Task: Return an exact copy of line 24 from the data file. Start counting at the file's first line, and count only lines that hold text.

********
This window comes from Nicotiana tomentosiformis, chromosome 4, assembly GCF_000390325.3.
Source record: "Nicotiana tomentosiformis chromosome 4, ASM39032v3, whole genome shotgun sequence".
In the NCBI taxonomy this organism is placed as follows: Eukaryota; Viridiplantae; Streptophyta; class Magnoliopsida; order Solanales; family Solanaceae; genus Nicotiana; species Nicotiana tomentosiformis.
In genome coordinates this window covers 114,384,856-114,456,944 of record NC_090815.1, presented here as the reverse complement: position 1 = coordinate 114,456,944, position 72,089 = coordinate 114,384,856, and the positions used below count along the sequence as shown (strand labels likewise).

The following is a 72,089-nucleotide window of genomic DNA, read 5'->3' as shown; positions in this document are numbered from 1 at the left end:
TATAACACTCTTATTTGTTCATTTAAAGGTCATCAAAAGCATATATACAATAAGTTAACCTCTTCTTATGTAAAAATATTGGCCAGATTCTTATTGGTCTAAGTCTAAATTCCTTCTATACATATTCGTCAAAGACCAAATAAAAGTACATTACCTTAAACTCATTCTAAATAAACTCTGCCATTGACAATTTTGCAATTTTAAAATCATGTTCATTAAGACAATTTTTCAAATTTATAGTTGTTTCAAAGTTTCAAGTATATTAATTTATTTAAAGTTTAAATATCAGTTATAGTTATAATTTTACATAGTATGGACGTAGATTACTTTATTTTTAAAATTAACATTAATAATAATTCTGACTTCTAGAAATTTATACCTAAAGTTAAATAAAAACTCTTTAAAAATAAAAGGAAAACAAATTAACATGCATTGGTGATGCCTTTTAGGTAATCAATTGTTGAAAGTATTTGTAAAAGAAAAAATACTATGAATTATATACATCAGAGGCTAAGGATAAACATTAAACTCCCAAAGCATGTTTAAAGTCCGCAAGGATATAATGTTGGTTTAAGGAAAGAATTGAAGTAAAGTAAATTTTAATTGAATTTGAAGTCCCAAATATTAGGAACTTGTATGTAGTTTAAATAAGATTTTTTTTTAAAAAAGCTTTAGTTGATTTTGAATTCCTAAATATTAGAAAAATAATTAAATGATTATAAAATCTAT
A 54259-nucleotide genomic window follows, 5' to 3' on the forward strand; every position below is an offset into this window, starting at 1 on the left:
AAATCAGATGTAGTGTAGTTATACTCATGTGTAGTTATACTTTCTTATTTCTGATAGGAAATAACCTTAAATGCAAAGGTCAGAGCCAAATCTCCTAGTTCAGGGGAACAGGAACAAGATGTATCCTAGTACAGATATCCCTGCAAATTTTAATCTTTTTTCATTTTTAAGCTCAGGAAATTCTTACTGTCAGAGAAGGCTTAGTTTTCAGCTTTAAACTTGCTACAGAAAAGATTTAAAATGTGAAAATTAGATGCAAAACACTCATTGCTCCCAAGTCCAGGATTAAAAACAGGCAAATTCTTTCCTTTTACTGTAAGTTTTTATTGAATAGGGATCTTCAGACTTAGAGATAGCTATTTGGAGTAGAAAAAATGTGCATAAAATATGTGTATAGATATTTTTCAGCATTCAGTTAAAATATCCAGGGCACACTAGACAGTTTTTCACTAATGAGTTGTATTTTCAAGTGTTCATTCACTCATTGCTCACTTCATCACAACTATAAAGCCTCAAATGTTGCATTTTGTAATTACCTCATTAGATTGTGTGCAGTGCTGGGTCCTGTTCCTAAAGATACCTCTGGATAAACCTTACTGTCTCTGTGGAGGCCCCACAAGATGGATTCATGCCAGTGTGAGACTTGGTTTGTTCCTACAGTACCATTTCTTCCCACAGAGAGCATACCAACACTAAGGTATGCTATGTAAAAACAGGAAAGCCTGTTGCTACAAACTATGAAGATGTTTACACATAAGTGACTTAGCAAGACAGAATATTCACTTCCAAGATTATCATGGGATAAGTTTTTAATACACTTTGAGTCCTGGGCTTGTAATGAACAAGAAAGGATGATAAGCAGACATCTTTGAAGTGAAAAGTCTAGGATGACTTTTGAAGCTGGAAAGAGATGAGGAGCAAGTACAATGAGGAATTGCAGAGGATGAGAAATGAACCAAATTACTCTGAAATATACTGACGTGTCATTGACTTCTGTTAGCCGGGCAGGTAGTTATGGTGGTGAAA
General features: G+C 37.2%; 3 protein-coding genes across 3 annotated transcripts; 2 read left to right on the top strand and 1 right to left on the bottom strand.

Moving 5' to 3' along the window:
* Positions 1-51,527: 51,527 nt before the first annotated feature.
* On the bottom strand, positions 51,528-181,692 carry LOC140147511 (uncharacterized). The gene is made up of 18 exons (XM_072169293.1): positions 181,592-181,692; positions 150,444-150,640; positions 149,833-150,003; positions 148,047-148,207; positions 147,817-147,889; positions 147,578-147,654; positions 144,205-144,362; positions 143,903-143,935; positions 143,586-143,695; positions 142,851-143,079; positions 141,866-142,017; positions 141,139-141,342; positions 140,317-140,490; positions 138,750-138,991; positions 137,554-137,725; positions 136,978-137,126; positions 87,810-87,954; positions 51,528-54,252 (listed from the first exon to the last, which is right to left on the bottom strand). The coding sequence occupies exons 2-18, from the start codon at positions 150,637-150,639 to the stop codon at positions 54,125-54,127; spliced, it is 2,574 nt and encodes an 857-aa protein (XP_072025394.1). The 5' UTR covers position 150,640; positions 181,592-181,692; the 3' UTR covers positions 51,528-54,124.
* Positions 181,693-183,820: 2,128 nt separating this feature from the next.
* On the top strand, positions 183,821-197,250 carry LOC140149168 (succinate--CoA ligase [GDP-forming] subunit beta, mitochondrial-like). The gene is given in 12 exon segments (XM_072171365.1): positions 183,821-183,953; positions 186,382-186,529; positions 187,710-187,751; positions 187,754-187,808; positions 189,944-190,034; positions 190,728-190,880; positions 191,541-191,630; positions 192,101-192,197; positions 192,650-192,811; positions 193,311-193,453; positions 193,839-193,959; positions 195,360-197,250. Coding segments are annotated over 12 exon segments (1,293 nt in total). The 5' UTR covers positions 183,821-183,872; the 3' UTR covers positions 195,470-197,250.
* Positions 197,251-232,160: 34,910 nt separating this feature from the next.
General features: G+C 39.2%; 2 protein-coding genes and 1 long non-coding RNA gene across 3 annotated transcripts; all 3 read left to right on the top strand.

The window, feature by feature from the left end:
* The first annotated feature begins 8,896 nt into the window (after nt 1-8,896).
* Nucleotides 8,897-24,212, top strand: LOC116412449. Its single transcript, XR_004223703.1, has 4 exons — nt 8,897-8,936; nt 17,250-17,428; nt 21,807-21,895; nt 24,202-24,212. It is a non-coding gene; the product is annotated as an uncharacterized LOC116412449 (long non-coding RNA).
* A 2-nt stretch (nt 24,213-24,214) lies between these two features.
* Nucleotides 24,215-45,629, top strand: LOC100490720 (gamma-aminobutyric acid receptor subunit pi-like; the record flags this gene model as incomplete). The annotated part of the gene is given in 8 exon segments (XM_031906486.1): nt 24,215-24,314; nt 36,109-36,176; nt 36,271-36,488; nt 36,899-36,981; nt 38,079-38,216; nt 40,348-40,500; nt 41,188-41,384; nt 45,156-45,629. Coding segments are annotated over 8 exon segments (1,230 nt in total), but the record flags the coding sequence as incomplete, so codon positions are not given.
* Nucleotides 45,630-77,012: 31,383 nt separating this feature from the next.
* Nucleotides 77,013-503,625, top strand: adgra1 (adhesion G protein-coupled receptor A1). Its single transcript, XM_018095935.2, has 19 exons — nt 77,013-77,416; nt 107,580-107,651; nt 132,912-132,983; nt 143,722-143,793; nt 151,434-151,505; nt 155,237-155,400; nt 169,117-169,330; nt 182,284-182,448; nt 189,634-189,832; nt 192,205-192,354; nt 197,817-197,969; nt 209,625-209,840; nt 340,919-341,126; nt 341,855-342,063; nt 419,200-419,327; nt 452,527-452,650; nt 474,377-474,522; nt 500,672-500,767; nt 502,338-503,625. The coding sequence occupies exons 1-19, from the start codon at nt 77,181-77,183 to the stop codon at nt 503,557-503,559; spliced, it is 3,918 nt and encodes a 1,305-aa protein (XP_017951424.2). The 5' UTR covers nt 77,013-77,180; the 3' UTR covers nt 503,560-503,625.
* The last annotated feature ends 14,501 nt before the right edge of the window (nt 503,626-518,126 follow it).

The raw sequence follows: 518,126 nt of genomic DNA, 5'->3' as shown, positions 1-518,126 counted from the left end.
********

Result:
* The last annotated feature ends 14,501 nt before the right edge of the window (nt 503,626-518,126 follow it).